The Social Security Administration (SSA) doesn’t always make it easy for those with fibromyalgia (FMS) to get the Social Security Disability Insurance (SSDI) or Supplemental Security Income benefits they deserve. Many claims are denied because SSA says:
(1) Your FMS won’t keep you out of work for at least a year,
(2) Your FMS isn’t severe,
(3) You can return to the lightest job you held in the 15 years before you became disabled, or
(4) There is other work you can do in the mythical national economy based on your age, education, transferable skills and your residual functional capacity.
Not all cases of FMS are severe enough to make you eligible for Social Security Disability benefits, but Nancy Cavey has successfully represented many SSA applicants with FMS. She works to overcome the claims denial by working closely with you and your physician by showing that:
Ms. Cavey offers a free initial consultation and welcomes the opportunity to speak with you about your Social Security disability claim.
FMS, whose cause is unknown, causes severe joint and body pain and fatigue that is not improved with rest. There is no gold standard test for fibromyalgia; the diagnosis is based, in part, on subjective complaints.
The American College of Rheumatology has developed criteria for the diagnosis of FMS that includes: widespread pain in all four quadrants of the body that have lasted at least three months, and 11 out of 18 positive trigger points over various parts of the body.
Other criteria were passed by The American College of Rheumatology in 2010 that include widespread pain and the use of a scale to measure the severity of the symptoms. Making a diagnosis, physicians can use one or both tests.
FMS is not a listed condition that automatically would qualify you for Social Security Disability benefits. You must have proof of the basis of the diagnosis; many Administrative Law Judges are skeptical about FMS and discount the impact of symptoms on your ability to work.
That is why it is crucial that you have an attorney who understands fibromyalgia and knows how to gather the medical and vocational evidence that is required to approve a claim.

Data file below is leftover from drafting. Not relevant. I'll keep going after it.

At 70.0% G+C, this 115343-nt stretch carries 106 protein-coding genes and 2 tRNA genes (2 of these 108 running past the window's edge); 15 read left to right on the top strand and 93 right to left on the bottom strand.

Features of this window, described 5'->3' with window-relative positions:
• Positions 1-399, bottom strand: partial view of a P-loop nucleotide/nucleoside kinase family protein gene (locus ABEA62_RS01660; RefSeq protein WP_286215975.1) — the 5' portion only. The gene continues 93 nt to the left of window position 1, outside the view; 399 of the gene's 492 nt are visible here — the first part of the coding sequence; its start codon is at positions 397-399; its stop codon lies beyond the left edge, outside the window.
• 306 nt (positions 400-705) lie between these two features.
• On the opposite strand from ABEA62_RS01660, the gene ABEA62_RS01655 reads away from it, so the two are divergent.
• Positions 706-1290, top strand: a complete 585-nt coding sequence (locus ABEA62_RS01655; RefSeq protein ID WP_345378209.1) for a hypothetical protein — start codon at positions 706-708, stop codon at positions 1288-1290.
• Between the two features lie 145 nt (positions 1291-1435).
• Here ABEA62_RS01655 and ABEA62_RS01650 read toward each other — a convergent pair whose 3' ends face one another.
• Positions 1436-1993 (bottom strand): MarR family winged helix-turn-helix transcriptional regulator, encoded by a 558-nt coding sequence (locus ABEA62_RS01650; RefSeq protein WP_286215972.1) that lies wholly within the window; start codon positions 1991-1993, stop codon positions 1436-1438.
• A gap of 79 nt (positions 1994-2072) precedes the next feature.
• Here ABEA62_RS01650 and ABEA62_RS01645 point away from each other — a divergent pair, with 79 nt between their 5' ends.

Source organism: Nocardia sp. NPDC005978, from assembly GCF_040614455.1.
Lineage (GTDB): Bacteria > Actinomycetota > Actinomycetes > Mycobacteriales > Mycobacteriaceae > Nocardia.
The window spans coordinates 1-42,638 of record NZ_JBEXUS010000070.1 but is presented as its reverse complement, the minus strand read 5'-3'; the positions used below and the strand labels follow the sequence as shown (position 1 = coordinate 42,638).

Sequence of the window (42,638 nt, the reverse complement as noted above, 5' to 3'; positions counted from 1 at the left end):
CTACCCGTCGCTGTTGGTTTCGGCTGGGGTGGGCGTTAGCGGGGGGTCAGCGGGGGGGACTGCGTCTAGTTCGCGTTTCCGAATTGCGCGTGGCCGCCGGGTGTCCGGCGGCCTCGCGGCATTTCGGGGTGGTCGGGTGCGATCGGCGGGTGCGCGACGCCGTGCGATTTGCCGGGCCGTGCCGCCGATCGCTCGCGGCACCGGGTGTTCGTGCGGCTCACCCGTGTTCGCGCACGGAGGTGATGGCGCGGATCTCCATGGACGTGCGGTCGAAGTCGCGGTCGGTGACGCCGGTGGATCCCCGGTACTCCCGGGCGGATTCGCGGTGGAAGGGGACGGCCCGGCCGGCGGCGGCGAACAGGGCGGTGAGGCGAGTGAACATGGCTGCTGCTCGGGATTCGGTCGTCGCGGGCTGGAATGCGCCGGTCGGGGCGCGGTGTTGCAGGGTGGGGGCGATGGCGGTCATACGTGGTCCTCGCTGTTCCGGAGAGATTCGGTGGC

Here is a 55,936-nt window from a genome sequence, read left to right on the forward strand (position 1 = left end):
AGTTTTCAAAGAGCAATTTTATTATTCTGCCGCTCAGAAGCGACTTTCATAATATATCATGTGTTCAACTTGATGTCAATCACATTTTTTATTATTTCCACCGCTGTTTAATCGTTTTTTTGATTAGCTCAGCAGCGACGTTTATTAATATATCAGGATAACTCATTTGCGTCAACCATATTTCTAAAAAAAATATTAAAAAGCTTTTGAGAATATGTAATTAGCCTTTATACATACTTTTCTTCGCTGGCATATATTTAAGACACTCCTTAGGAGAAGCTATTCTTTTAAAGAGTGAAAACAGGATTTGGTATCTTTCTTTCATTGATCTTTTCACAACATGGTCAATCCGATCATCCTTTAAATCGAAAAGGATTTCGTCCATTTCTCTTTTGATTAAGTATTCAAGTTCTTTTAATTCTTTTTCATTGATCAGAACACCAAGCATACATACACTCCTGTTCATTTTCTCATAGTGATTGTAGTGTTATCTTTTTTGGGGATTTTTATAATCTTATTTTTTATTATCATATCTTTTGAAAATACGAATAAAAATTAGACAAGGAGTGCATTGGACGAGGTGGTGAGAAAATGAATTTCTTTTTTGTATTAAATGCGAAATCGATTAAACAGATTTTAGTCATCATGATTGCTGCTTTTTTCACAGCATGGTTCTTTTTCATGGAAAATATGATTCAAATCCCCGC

FMS is a poorly understood medical condition that doctors once thought was “all in the heads” of patients. The general symptoms of FMS can include:
It is crucial that your medical records show that you meet the criteria for a diagnosis of FMS and that your symptoms did not begin before the onset of your FMS. You must submit medical records that date back to when your symptoms began and should include the results of lab work, hospitalizations, doctor visits and medication history, including side effects of your medication.
Abnormal sleep studies, exercise stress tests and neurocognitive testing are helpful to document the basis of the FMS diagnosis and your limitations.
Because there is no listing for FMS, SSA will determine your entitlement to benefits based on medical and vocational criteria at Steps 4 and 5.
You must prove that you:
SSA or, ultimately an Administrative Law Judge, will answer those questions by determining your residual functional capacity. Your RFC is what you can do despite your FMS.
The SSA will review your medical records at the Initial Application and Reconsideration stage of the claims process and determine your functional capacity to perform sedentary, light, medium and heavy work.
SSA medical consultants often opine that a Social Security Disability applicant can do light and sedentary work, and that will result in a claims denial. The lower your RFC the more likely that you can’t return to the lightest job you held in the last 15 years or perform other work. SSA doesn’t tell applicants or physicians about the existence and importance of properly completed RFC forms that explain:
This is not an exhaustive list of all of the questions on a FMS or mental impairment RFC form. But you can see that having an explanation of what you can do physically, cognitively and emotionally is key to winning your case.
Many SSA cases are lost because the applicant did not obtain an RFC or the right RFC form, or because their treating physician didn’t properly complete the RFC form. That is one of the many reasons you should have an experienced Social Security attorney like Nancy L. Cavey represent you in your claim.
Many claims are denied both at the Initial Application and Request For Reconsideration stages of the claims process.
At the hearing stage, the Administrative Law Judge will determine your RFC and give hypotheticals to the vocational evaluator (VE) who will testify at your hearing. The judge will ask the VE to take into consideration your RFC, as determined by the judge, your age, education and prior work experience in determining:
It is crucial that you are represented at a hearing to make sure the right questions are asked of the VE.
FMS can interfere not only with your daily activities but with your ability to work. If you no longer can work or your doctor has told you to apply for Social Security disability, you should hire Nancy Cavey to help you:
The SSA is in the business of denying claims and will use any reason to deny your benefits. The odds of getting your Social Security benefits are greater when you are represented by experienced Social Security Disability attorney Nancy Cavey.
You owe it to yourself and your family to get help today! Ms. Cavey can explain the Five-Step Sequential Evaluation process used in every claim, the claims process and how to get your disability benefits for FMS. Call our Florida social security disability lawyer today for a free consultation at 727-894-3188.[/vc_column_text][/vc_column][/vc_row]